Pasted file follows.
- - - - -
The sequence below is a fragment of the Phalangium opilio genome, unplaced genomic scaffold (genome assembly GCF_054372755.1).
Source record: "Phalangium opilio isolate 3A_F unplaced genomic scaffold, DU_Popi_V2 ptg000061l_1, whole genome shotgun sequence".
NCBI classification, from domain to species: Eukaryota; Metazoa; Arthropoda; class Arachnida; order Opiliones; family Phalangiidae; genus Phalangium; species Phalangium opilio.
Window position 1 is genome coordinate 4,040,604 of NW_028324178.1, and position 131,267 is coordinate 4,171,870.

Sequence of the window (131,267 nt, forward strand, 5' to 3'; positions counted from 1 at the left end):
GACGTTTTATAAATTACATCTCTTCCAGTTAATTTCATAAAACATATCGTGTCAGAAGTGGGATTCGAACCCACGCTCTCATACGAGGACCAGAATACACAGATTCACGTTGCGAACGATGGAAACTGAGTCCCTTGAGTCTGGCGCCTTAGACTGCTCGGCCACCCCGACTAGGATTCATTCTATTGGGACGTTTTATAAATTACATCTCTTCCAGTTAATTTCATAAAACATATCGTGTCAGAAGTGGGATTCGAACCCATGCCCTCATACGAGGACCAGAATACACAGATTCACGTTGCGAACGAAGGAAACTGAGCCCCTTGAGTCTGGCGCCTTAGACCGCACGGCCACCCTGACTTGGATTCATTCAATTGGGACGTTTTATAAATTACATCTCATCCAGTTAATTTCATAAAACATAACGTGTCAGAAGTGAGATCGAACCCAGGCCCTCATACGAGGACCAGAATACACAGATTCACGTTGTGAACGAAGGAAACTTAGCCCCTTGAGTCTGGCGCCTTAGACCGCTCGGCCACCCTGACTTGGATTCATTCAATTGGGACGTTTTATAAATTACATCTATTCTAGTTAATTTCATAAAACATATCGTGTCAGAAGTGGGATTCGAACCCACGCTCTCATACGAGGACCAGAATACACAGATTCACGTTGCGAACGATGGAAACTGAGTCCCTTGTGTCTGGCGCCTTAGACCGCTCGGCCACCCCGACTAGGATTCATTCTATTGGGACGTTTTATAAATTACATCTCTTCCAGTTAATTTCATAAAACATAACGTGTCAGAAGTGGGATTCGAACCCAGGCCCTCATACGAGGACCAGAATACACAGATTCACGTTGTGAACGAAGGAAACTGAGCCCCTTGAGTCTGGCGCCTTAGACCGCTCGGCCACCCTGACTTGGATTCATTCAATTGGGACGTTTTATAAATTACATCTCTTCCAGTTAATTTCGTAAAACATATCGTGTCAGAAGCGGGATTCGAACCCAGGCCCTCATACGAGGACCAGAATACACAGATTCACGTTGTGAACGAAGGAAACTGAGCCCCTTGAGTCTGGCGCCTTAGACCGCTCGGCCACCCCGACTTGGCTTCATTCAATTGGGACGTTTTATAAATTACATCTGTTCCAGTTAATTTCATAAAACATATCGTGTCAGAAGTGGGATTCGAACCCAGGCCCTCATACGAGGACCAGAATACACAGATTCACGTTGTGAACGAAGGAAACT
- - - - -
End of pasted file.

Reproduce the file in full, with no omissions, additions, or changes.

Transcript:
The sequence below is a fragment of the Phalangium opilio genome, unplaced genomic scaffold (genome assembly GCF_054372755.1).
Source record: "Phalangium opilio isolate 3A_F unplaced genomic scaffold, DU_Popi_V2 ptg000061l_1, whole genome shotgun sequence".
NCBI classification, from domain to species: Eukaryota; Metazoa; Arthropoda; class Arachnida; order Opiliones; family Phalangiidae; genus Phalangium; species Phalangium opilio.
Window position 1 is genome coordinate 4,040,604 of NW_028324178.1, and position 131,267 is coordinate 4,171,870.

Sequence of the window (131,267 nt, forward strand, 5' to 3'; positions counted from 1 at the left end):
GACGTTTTATAAATTACATCTCTTCCAGTTAATTTCATAAAACATATCGTGTCAGAAGTGGGATTCGAACCCACGCTCTCATACGAGGACCAGAATACACAGATTCACGTTGCGAACGATGGAAACTGAGTCCCTTGAGTCTGGCGCCTTAGACTGCTCGGCCACCCCGACTAGGATTCATTCTATTGGGACGTTTTATAAATTACATCTCTTCCAGTTAATTTCATAAAACATATCGTGTCAGAAGTGGGATTCGAACCCATGCCCTCATACGAGGACCAGAATACACAGATTCACGTTGCGAACGAAGGAAACTGAGCCCCTTGAGTCTGGCGCCTTAGACCGCACGGCCACCCTGACTTGGATTCATTCAATTGGGACGTTTTATAAATTACATCTCATCCAGTTAATTTCATAAAACATAACGTGTCAGAAGTGAGATCGAACCCAGGCCCTCATACGAGGACCAGAATACACAGATTCACGTTGTGAACGAAGGAAACTTAGCCCCTTGAGTCTGGCGCCTTAGACCGCTCGGCCACCCTGACTTGGATTCATTCAATTGGGACGTTTTATAAATTACATCTATTCTAGTTAATTTCATAAAACATATCGTGTCAGAAGTGGGATTCGAACCCACGCTCTCATACGAGGACCAGAATACACAGATTCACGTTGCGAACGATGGAAACTGAGTCCCTTGTGTCTGGCGCCTTAGACCGCTCGGCCACCCCGACTAGGATTCATTCTATTGGGACGTTTTATAAATTACATCTCTTCCAGTTAATTTCATAAAACATAACGTGTCAGAAGTGGGATTCGAACCCAGGCCCTCATACGAGGACCAGAATACACAGATTCACGTTGTGAACGAAGGAAACTGAGCCCCTTGAGTCTGGCGCCTTAGACCGCTCGGCCACCCTGACTTGGATTCATTCAATTGGGACGTTTTATAAATTACATCTCTTCCAGTTAATTTCGTAAAACATATCGTGTCAGAAGCGGGATTCGAACCCAGGCCCTCATACGAGGACCAGAATACACAGATTCACGTTGTGAACGAAGGAAACTGAGCCCCTTGAGTCTGGCGCCTTAGACCGCTCGGCCACCCCGACTTGGCTTCATTCAATTGGGACGTTTTATAAATTACATCTGTTCCAGTTAATTTCATAAAACATATCGTGTCAGAAGTGGGATTCGAACCCAGGCCCTCATACGAGGACCAGAATACACAGATTCACGTTGTGAACGAAGGAAACT